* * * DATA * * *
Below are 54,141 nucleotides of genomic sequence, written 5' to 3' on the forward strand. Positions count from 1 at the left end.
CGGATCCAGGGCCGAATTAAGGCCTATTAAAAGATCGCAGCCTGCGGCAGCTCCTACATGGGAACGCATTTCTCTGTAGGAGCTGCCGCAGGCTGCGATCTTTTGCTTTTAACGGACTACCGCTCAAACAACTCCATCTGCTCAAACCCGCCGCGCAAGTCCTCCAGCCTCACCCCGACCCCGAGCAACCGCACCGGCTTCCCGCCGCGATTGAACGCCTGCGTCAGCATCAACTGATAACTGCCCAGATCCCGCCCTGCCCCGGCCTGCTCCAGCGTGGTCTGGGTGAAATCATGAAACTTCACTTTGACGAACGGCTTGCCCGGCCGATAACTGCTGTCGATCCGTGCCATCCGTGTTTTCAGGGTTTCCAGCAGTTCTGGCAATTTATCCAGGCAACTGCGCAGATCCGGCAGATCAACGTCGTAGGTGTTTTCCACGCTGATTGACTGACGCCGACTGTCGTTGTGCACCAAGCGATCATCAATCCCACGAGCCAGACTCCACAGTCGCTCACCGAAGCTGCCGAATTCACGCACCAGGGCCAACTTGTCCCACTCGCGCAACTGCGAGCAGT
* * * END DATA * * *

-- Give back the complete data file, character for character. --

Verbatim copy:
Below are 54,141 nucleotides of genomic sequence, written 5' to 3' on the forward strand. Positions count from 1 at the left end.
CGGATCCAGGGCCGAATTAAGGCCTATTAAAAGATCGCAGCCTGCGGCAGCTCCTACATGGGAACGCATTTCTCTGTAGGAGCTGCCGCAGGCTGCGATCTTTTGCTTTTAACGGACTACCGCTCAAACAACTCCATCTGCTCAAACCCGCCGCGCAAGTCCTCCAGCCTCACCCCGACCCCGAGCAACCGCACCGGCTTCCCGCCGCGATTGAACGCCTGCGTCAGCATCAACTGATAACTGCCCAGATCCCGCCCTGCCCCGGCCTGCTCCAGCGTGGTCTGGGTGAAATCATGAAACTTCACTTTGACGAACGGCTTGCCCGGCCGATAACTGCTGTCGATCCGTGCCATCCGTGTTTTCAGGGTTTCCAGCAGTTCTGGCAATTTATCCAGGCAACTGCGCAGATCCGGCAGATCAACGTCGTAGGTGTTTTCCACGCTGATTGACTGACGCCGACTGTCGTTGTGCACCAAGCGATCATCAATCCCACGAGCCAGACTCCACAGTCGCTCACCGAAGCTGCCGAATTCACGCACCAGGGCCAACTTGTCCCACTCGCGCAACTGCGAGCAGT